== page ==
Instead, these problems may be solved in pseudo-polynomial time by using dynamic programming. Without going too much into technical details, this technique involves finding all combinations of smaller values that sum to the current threshold, then using this stored information to work up to the goal amount.

Another application of the change-making problem is in finding combinations of atoms that could comprise a mass/charge (m/z) peak in mass spectrometry (MS). In this case, the possible constituent atoms each have an integer mass/charge (denomination of coins) that we will try to sum up to an observed mass/charge peak (“given sum of money”).

Bonus questions:

  1. Who has the most televised nine-dart finishes in history?
  2. Who achieved the first televised nine-dart finish?
  3. Who plays Ted Lasso in Ted Lasso?


  1. Burns, Brian. Encyclopedia of Games: Rules and Strategies. Page 269.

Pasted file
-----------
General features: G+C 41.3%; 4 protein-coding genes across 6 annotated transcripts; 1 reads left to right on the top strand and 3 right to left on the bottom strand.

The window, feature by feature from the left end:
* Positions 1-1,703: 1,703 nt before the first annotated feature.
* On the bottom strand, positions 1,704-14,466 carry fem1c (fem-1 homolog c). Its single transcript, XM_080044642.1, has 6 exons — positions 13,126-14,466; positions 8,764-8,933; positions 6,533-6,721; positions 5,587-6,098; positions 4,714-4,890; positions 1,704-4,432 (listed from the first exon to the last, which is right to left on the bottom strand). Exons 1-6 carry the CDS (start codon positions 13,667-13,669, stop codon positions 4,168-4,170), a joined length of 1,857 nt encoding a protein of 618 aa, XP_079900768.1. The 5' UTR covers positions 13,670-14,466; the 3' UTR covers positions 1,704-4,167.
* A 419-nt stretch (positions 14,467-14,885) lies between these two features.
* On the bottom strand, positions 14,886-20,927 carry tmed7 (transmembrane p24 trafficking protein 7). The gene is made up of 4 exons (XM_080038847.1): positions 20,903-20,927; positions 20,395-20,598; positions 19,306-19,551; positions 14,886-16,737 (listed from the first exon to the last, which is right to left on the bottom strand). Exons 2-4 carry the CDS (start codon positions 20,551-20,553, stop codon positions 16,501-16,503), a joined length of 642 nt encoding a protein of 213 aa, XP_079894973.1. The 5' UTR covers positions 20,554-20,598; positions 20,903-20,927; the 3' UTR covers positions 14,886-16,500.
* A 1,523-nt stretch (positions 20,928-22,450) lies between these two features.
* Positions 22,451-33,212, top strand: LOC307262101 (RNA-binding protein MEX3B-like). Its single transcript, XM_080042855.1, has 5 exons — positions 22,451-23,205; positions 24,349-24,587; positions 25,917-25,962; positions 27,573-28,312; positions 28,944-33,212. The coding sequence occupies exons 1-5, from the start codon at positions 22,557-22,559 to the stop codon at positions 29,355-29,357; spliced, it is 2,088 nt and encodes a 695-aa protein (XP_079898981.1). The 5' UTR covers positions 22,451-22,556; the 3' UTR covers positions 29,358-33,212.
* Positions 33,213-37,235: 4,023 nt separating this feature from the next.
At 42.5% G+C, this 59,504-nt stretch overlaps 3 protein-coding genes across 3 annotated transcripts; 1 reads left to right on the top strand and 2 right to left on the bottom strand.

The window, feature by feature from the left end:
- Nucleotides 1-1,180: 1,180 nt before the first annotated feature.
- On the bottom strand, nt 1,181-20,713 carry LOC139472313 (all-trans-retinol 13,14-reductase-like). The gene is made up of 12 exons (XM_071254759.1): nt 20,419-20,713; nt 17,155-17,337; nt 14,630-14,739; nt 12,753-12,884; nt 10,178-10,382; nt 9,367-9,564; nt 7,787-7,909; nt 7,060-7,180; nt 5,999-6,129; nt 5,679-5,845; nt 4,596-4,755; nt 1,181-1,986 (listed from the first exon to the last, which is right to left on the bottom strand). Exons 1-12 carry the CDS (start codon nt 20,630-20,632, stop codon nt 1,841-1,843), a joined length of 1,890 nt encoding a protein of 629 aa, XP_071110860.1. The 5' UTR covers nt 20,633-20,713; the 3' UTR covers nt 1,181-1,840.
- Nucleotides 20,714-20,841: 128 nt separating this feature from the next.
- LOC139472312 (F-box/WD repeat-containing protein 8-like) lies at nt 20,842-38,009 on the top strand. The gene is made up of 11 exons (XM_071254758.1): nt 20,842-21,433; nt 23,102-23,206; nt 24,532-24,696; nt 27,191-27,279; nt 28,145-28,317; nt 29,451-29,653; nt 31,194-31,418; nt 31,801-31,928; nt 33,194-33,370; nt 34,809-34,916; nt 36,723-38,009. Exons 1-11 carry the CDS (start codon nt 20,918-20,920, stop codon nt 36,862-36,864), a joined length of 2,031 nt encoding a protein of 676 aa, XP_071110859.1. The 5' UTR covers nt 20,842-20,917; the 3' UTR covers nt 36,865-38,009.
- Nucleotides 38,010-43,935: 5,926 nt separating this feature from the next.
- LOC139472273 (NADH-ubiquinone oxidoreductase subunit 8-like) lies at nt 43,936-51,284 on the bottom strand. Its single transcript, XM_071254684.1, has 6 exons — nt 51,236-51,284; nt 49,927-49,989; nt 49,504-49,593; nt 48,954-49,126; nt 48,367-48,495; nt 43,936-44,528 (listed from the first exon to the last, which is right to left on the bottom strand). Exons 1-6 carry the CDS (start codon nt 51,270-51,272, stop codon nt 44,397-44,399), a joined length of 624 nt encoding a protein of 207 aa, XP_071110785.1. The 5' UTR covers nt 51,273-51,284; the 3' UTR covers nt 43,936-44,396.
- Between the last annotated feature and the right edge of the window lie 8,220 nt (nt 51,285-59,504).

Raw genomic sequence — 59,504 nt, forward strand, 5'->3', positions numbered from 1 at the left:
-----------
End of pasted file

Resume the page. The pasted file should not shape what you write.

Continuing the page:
1. Phil Taylor with 11. Michael van Gerwen is in second with 7.
  2. John Lowe
  3. Jason Sudeikis

How many chess grandmasters have the same first and last name?

The short answer is 6 (3 pairs).

Alireza Firouzja just became the youngest player to reach 2800 ELO at 18 years and 5 months, surpassing Magnus Carlsen’s record of 18 years and 11 months. He did so by grinding out a tricky endgame at the European Team Chess Championships over GM Shakhriyar Mamedyarov. Alireza is truly a prodigy, and he certainly has the potential to become the world champion. He recently qualified for the Candidates Tournament 2022 (a tournament in which players compete for a spot to challenge the reigning world champion), giving him an opportunity to become the youngest world champion ever (a record currently held by Garry Kasparov at 22 years of age).

Alireza’s impressive 8/9 performance at the European Team Championship came on the heels of another 8/11 performance at the FIDE Grand Swiss. A 33.8 rating gain in less than a month at this level of chess is simply incredible. Source: